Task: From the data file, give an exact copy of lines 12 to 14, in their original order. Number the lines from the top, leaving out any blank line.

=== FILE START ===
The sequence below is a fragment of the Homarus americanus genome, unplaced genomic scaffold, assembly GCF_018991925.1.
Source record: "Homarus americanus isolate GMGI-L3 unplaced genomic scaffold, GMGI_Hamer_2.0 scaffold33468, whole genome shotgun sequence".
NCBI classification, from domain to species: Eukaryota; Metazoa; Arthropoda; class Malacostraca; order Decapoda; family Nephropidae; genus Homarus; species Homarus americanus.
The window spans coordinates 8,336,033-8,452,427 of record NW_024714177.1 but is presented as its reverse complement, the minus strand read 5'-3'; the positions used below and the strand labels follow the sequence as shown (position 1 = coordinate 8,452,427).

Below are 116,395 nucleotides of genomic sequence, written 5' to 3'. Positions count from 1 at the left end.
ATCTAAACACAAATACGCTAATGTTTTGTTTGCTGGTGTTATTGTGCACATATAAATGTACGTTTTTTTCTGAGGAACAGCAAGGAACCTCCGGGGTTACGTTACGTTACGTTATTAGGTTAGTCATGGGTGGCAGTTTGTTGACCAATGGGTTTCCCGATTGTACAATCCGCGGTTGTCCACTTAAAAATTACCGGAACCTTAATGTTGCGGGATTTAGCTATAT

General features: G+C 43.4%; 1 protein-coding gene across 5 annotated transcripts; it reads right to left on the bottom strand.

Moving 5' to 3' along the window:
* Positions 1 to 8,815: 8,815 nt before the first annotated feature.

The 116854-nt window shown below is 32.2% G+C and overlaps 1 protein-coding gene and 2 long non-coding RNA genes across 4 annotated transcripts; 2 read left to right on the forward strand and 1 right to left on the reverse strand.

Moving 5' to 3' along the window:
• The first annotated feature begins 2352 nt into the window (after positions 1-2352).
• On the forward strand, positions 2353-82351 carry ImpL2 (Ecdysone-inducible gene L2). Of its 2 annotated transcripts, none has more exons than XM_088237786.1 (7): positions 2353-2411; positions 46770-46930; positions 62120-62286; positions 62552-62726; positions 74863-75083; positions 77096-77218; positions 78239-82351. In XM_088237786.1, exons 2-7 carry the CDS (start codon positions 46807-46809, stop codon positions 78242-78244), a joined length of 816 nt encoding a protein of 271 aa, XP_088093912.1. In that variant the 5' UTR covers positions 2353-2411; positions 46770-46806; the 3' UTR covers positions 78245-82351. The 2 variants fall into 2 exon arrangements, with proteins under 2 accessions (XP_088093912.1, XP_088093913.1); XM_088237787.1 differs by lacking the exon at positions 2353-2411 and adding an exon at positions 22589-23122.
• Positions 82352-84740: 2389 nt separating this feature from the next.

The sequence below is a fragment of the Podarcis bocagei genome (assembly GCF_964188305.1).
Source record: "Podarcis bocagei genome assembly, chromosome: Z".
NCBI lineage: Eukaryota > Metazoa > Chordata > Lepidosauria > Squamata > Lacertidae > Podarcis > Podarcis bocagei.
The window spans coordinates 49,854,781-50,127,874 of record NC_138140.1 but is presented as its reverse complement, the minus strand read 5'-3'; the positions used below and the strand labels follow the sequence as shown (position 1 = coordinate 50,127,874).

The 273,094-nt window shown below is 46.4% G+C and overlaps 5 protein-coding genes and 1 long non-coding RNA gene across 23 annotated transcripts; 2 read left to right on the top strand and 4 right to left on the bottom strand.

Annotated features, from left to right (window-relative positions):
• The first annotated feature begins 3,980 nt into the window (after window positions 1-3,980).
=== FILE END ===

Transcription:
• The first annotated feature begins 2352 nt into the window (after positions 1-2352).
• On the forward strand, positions 2353-82351 carry ImpL2 (Ecdysone-inducible gene L2). Of its 2 annotated transcripts, none has more exons than XM_088237786.1 (7): positions 2353-2411; positions 46770-46930; positions 62120-62286; positions 62552-62726; positions 74863-75083; positions 77096-77218; positions 78239-82351. In XM_088237786.1, exons 2-7 carry the CDS (start codon positions 46807-46809, stop codon positions 78242-78244), a joined length of 816 nt encoding a protein of 271 aa, XP_088093912.1. In that variant the 5' UTR covers positions 2353-2411; positions 46770-46806; the 3' UTR covers positions 78245-82351. The 2 variants fall into 2 exon arrangements, with proteins under 2 accessions (XP_088093912.1, XP_088093913.1); XM_088237787.1 differs by lacking the exon at positions 2353-2411 and adding an exon at positions 22589-23122.
• Positions 82352-84740: 2389 nt separating this feature from the next.